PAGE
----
Happy though we were to have finished the survey for the White Rock Gap Trail at Sherando on our first hitch, we found enough problems to keep us busy for our entire second hitch. We began with some light lifting – rocks, and bags of dirt which were needed to fill a section of washed out trail spanning approximately 720 ft. We were fortunate to have our friends from Raleigh, the SCA’s North Carolina Community Fire Protection Plan, come and give us a hand on our first day, doubling our dirt-hefting power.
Following that escapade was a delectable surprise! A couple lovely southern ladies who traverse our trail on a daily basis brought us a dinner at our campsite of chicken, potatoes, fresh bread, salad, pesto pasta, blueberry peach cobbler, and ice cream. That incident was possibly the highlight of our time at our compost site which allowed no shade and was inundated with wasps. We moved up to Maupin Meadows, a pleasant site along the Appalachian Trail, complete with a variety of thru-hikers who were happy to exchange conversation for our leftover chili.
We found, to our delight, another section of trail that had been thoroughly washed out by a spring flood. This, according to the forest service, is a yearly problem. So, instead of setting about filling it with dirt as a temporary solution, we dug about 15 waterbars, and built seven check steps to help divert water from the trail. We finished the week on a high note, having built a dam to prevent water from flooding our newly re-treaded trail, and a variety of rock crib walls to support the trail.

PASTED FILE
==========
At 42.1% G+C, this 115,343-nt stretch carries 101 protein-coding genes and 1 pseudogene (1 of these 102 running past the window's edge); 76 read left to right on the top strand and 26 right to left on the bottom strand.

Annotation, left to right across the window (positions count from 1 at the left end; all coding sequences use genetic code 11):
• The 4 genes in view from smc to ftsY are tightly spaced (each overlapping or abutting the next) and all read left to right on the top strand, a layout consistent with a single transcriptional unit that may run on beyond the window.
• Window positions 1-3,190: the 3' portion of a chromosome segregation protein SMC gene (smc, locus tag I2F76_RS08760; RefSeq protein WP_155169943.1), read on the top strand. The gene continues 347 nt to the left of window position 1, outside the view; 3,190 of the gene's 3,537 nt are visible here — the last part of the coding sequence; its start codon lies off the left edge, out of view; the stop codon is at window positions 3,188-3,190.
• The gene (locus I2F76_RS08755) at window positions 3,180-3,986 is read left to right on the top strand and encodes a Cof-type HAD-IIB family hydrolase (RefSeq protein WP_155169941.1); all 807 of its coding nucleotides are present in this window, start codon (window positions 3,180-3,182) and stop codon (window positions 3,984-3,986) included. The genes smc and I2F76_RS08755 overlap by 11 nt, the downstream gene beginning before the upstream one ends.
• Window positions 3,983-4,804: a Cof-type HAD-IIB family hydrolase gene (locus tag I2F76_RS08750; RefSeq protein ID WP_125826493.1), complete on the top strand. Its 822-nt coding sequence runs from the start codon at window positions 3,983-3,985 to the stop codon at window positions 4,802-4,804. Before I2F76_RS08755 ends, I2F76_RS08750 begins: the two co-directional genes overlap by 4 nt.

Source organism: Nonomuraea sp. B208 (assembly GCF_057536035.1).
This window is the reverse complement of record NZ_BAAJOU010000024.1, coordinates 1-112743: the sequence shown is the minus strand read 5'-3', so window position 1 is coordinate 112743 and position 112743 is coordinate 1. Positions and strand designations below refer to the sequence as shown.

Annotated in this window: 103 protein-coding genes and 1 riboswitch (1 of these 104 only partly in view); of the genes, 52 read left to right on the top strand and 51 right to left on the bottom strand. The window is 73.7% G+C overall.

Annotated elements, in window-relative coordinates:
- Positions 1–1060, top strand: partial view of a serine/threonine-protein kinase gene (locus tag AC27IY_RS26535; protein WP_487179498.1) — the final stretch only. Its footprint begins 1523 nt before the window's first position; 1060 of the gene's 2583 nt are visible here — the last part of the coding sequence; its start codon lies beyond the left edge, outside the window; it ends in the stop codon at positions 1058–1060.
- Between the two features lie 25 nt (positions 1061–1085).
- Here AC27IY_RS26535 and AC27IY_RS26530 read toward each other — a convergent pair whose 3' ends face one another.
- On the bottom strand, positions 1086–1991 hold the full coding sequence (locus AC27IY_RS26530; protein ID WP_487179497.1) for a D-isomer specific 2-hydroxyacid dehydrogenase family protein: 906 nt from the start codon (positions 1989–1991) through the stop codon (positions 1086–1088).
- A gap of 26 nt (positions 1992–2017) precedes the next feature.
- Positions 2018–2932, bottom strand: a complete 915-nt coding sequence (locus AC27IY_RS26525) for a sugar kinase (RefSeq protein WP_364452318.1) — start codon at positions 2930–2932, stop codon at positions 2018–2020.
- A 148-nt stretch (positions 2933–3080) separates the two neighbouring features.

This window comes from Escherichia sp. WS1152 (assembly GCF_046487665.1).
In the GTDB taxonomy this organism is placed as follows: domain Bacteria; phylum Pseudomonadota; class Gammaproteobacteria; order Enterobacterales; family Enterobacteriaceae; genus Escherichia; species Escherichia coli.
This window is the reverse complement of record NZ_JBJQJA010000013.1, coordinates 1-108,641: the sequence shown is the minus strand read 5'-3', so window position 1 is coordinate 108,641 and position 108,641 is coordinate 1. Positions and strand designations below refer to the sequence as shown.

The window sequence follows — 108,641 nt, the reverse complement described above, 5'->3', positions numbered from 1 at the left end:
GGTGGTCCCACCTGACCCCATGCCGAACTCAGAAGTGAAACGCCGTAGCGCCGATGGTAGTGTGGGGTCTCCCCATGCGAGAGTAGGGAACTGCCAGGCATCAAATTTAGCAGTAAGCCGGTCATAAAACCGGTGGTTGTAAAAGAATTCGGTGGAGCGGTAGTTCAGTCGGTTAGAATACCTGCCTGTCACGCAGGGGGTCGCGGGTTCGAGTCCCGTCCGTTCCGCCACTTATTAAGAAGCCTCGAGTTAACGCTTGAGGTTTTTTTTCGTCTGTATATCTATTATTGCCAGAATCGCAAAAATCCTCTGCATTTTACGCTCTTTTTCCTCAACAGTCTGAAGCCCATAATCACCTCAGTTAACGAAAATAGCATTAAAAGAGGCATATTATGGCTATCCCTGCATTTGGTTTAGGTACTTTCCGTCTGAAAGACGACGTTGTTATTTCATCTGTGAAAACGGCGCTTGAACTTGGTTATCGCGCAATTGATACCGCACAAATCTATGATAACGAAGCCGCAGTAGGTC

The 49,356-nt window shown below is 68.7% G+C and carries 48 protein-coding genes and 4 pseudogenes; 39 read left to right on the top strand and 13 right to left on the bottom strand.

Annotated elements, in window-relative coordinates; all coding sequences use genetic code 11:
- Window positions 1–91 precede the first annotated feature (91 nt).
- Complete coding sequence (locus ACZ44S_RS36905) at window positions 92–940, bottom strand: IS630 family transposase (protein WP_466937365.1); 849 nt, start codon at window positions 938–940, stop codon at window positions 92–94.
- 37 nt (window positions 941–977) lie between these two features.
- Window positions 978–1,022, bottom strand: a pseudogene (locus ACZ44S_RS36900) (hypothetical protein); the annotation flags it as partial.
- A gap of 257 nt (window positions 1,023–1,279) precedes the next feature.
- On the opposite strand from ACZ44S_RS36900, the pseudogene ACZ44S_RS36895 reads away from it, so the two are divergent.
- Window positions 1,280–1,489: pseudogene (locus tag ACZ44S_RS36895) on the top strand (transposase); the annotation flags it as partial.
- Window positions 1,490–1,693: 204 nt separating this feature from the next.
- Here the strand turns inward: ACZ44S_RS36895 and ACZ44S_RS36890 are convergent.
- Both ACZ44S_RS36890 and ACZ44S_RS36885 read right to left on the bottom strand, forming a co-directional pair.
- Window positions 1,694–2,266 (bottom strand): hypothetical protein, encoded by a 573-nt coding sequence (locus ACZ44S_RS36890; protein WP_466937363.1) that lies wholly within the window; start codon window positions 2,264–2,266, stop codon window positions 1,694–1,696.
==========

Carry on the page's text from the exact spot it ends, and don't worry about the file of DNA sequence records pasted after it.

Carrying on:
In our spare time, such as it was, the crew delighted in intellectual pursuits. Many an etymology was discussed, and great conversations were had over the purpose, frequency, and usefulness of sarcasm. This comes from the Greek word Σαρκαζω (sarkazdow), meaning to tear flesh like dogs, bite the lips in rage, or speak bitterly, (in case our inquisitive readers were wondering).
Fun games involving the possible distortion of RV names such as Escaper and Providence were enjoyed. The crew is still holding out for the chance of possible deification in return for our trail efforts. The good people of Sherando, if such plans are in the works, are not letting on. In the meantime, we shall be enjoying our days off, and taking part in some 4th of July celebrations, i.e. a demolition derby.
Captains Amy Carpenter and Christopher Otten
Total work completed:
8 rock check steps
13 rock waterbars
720’ filled in washouts
1 20’ x 2’ dam
1 20’ x 2’ rock crib wall
6 dirt pits rehabbed
2.5 miles of trail maintained